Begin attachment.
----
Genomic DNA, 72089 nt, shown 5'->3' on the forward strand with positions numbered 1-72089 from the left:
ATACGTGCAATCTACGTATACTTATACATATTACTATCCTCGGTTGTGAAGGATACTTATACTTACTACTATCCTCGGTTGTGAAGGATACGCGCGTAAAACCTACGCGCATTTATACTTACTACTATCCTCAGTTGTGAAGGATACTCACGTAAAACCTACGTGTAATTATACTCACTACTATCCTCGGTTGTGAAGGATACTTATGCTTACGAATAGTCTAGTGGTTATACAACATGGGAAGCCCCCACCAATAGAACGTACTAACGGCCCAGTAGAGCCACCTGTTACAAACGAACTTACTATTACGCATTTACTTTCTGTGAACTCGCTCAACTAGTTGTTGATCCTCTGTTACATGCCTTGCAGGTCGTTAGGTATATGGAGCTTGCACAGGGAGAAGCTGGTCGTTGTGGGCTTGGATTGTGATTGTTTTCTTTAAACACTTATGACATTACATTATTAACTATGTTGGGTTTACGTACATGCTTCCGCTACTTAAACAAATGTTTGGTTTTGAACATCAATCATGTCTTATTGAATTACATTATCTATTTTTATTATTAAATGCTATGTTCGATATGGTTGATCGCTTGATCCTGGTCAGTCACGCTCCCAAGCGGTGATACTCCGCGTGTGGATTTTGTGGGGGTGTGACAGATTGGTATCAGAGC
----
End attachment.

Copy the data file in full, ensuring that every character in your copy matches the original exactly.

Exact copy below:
Genomic DNA, 72089 nt, shown 5'->3' on the forward strand with positions numbered 1-72089 from the left:
ATACGTGCAATCTACGTATACTTATACATATTACTATCCTCGGTTGTGAAGGATACTTATACTTACTACTATCCTCGGTTGTGAAGGATACGCGCGTAAAACCTACGCGCATTTATACTTACTACTATCCTCAGTTGTGAAGGATACTCACGTAAAACCTACGTGTAATTATACTCACTACTATCCTCGGTTGTGAAGGATACTTATGCTTACGAATAGTCTAGTGGTTATACAACATGGGAAGCCCCCACCAATAGAACGTACTAACGGCCCAGTAGAGCCACCTGTTACAAACGAACTTACTATTACGCATTTACTTTCTGTGAACTCGCTCAACTAGTTGTTGATCCTCTGTTACATGCCTTGCAGGTCGTTAGGTATATGGAGCTTGCACAGGGAGAAGCTGGTCGTTGTGGGCTTGGATTGTGATTGTTTTCTTTAAACACTTATGACATTACATTATTAACTATGTTGGGTTTACGTACATGCTTCCGCTACTTAAACAAATGTTTGGTTTTGAACATCAATCATGTCTTATTGAATTACATTATCTATTTTTATTATTAAATGCTATGTTCGATATGGTTGATCGCTTGATCCTGGTCAGTCACGCTCCCAAGCGGTGATACTCCGCGTGTGGATTTTGTGGGGGTGTGACAGATTGGTATCAGAGC